When Francis Scott Key emerged from the hold of the HMS Minden the morning after the bombardment of Fort McHenry, he made an appropriate decision that would impact our history down to today. Seeing “Old Glory” wave atop the battle-tested fort moved him to pen what we know today as the “Star Spangled Banner.”
Since then, the National Anthem stirs our hearts with patriotism, signals the start to ball games, and moves grizzled veterans to tears. It’s also the source of our National Motto, something not everyone thinks is appropriate.
Key felt the weight of the historical moment. It was the War of 1812 — what some call our “Second War for Independence.” The fledgling nation that would become an international superpower faced off for the second time in fifty years against the superpower that would become its eventual ally in freedom. But all was not certain the night Key spent aboard the HMS Minden.
Seeing the “dawn’s early light” against what “so proudly we hailed at twilight’s last gleaming” must have produced confidence that this experiment in democracy might just work. Years later, the nation would grab an oft-forgotten line from the fourth verse of that hymn, adapting, and then adopting, it officially as our National Motto: “And this be our Motto: ‘In God is our trust.’”
Imagine how certain Key must’ve been to write those words? A young nation, having fought for its independence, weathered multiple Constitutional Conventions, and seen the election of at least three presidents, was divided and uncertain over a great many things, but united in the thought that the freedom to do right must be grounded in acknowledging trust in God.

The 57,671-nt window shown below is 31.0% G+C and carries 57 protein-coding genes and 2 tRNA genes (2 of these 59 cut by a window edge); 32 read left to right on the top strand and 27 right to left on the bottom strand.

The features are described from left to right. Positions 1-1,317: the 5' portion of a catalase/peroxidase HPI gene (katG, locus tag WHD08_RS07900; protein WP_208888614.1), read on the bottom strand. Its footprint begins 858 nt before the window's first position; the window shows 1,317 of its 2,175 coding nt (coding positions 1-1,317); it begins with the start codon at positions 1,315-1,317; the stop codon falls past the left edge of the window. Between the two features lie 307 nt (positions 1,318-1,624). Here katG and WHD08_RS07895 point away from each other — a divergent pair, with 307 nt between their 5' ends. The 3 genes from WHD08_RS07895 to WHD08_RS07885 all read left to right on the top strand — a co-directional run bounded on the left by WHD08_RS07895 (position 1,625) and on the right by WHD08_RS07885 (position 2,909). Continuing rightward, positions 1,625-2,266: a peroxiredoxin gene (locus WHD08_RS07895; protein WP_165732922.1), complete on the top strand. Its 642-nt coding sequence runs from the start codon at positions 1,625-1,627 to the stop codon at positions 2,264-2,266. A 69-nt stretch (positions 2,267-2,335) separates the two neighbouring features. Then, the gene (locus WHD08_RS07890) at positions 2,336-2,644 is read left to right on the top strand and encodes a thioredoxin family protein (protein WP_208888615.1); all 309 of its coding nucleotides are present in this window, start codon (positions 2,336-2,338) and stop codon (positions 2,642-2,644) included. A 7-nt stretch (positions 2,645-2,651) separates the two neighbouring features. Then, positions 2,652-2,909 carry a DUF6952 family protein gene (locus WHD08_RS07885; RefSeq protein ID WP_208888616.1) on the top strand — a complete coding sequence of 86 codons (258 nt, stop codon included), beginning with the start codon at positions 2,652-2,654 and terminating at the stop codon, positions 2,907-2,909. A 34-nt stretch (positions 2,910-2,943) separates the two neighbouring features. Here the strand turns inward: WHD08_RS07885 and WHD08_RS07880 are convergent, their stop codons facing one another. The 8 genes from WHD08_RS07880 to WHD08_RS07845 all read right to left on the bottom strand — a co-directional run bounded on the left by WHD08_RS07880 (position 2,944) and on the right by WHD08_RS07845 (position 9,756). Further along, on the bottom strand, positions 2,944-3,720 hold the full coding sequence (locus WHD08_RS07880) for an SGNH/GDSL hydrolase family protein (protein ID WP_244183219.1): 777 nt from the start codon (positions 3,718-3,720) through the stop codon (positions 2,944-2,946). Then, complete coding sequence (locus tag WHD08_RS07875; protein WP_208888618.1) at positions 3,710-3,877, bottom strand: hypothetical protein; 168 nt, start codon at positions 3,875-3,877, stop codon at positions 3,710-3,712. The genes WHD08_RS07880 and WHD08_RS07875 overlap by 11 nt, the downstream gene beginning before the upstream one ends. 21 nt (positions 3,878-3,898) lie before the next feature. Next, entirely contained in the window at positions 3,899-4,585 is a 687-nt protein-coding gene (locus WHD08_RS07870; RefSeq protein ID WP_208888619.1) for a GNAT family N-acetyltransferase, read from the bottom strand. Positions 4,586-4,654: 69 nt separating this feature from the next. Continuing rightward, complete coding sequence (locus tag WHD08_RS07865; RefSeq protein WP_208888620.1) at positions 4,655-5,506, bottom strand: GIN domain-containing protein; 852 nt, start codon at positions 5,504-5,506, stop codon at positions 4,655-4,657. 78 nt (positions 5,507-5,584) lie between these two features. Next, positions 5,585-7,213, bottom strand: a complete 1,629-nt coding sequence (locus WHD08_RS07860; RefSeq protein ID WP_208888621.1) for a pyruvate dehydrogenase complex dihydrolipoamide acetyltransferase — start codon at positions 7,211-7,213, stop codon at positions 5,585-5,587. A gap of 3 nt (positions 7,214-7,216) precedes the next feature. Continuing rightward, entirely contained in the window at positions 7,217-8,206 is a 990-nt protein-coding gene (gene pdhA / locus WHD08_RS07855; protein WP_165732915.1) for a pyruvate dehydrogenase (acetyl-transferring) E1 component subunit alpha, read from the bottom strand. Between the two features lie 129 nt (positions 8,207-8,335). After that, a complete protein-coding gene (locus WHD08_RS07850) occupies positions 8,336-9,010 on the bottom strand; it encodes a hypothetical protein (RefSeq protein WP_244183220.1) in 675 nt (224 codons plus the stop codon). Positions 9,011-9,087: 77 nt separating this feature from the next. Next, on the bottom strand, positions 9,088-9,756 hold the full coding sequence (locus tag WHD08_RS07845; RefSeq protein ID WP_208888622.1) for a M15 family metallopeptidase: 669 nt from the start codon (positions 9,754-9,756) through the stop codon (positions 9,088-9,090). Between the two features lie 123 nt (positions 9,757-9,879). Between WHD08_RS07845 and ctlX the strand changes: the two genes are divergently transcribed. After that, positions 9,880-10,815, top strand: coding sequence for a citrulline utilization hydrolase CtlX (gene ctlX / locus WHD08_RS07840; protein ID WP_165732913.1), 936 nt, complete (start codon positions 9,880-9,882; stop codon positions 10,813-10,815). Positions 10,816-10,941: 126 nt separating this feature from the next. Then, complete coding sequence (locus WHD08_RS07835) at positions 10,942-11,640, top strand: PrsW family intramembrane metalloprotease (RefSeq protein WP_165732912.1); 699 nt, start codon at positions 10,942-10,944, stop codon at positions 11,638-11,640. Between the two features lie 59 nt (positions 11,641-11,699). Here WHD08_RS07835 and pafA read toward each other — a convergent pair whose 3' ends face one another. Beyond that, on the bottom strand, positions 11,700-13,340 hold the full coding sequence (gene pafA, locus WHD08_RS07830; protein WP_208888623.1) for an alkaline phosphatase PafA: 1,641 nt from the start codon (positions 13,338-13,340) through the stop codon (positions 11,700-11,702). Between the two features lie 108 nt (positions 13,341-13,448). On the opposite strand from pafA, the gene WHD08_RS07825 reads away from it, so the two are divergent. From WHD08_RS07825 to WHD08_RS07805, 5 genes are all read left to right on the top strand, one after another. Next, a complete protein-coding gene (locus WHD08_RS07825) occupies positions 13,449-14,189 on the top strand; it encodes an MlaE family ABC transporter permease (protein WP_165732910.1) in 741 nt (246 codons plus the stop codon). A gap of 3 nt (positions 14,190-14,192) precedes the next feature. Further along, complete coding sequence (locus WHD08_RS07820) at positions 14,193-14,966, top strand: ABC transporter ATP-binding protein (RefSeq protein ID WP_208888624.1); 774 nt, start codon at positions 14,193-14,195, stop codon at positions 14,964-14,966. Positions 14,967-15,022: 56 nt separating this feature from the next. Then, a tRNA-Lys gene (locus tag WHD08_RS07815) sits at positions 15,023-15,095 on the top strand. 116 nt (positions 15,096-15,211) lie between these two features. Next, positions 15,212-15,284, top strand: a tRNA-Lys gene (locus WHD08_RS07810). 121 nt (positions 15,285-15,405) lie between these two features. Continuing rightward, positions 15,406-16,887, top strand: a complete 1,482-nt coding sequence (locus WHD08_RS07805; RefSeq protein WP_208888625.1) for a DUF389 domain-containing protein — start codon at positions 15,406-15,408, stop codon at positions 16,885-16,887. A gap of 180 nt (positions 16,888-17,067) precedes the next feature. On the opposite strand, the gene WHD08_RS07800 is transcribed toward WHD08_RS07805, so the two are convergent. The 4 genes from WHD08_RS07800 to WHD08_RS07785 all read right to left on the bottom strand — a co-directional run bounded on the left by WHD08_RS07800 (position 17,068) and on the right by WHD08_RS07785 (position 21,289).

It was wholly appropriate. King George had overstepped. His many “injuries and usurpations” painted an unflattering picture that King George’s government believed it possessed the rights and privileges of citizenship. Our Declaration said otherwise, locating the giver of our freedoms — our “certain unalienable rights” — in the hands of humanity’s Creator.
So it is appropriate for the nation to not only have “In God We Trust” as our motto, but to display it: On coins, bills, and buildings. The state of Georgia displays it on its state flag. Recently, several states have mandated the display of the mottos in the schools, perhaps sensing a need to remind the next generation of its enduring truth. The state of Florida officially adopted “In God We Trust” as the state’s motto.
It should be entirely unsurprising and, therefore, fully appropriate that a state official would cause the motto of both a state and country to be displayed on his department’s vehicles.
That is precisely the thinking of Sheriff Wayne Ivey of Brevard County, Florida. His cruisers now include the motto. He joins a growing number of law enforcement vehicles around the country proudly displaying Key’s adapted phrase.
But one group sent a letter to Sheriff Ivey attempting to bully him into reversing his decision. Why? Because the display of the national (and state) motto is, they said, “inappropriate.”
Appropriateness is all they could possibly cite in their vain attempt to question Ivey’s decision because both our history and the law is stacked against them. The Supreme Court of the United States has rejected every challenge to the National Motto sent its way, including one this past June. Every federal appellate court to have heard a challenge to the constitutionality of “In God We Trust” has agreed that the phrase is consistent with our longstanding history and tradition.
That history and tradition, Justice Samuel Alito wrote earlier this year in The American Legion v. AHA, “begun by the First Congress stands out as an example of respect and tolerance for differing views, an honest endeavor to achieve inclusivity and nondiscrimination, and a recognition of the important role that religion plays in the lives of many Americans.”
That seems to be what Francis Scott Key had in mind in Baltimore harbor. Rather than fight against such a history and tradition, perhaps those that find the motto to be “inappropriate” might follow the example of the First Congress in showing “respect and tolerance.”
That seems appropriate to me.
Jeremy Dys (@JeremyDys) is Special Counsel for Litigation and Communications for First Liberty Institute, a non-profit law firm dedicated to defending religious freedom for all Americans. Read more at FirstLiberty.org.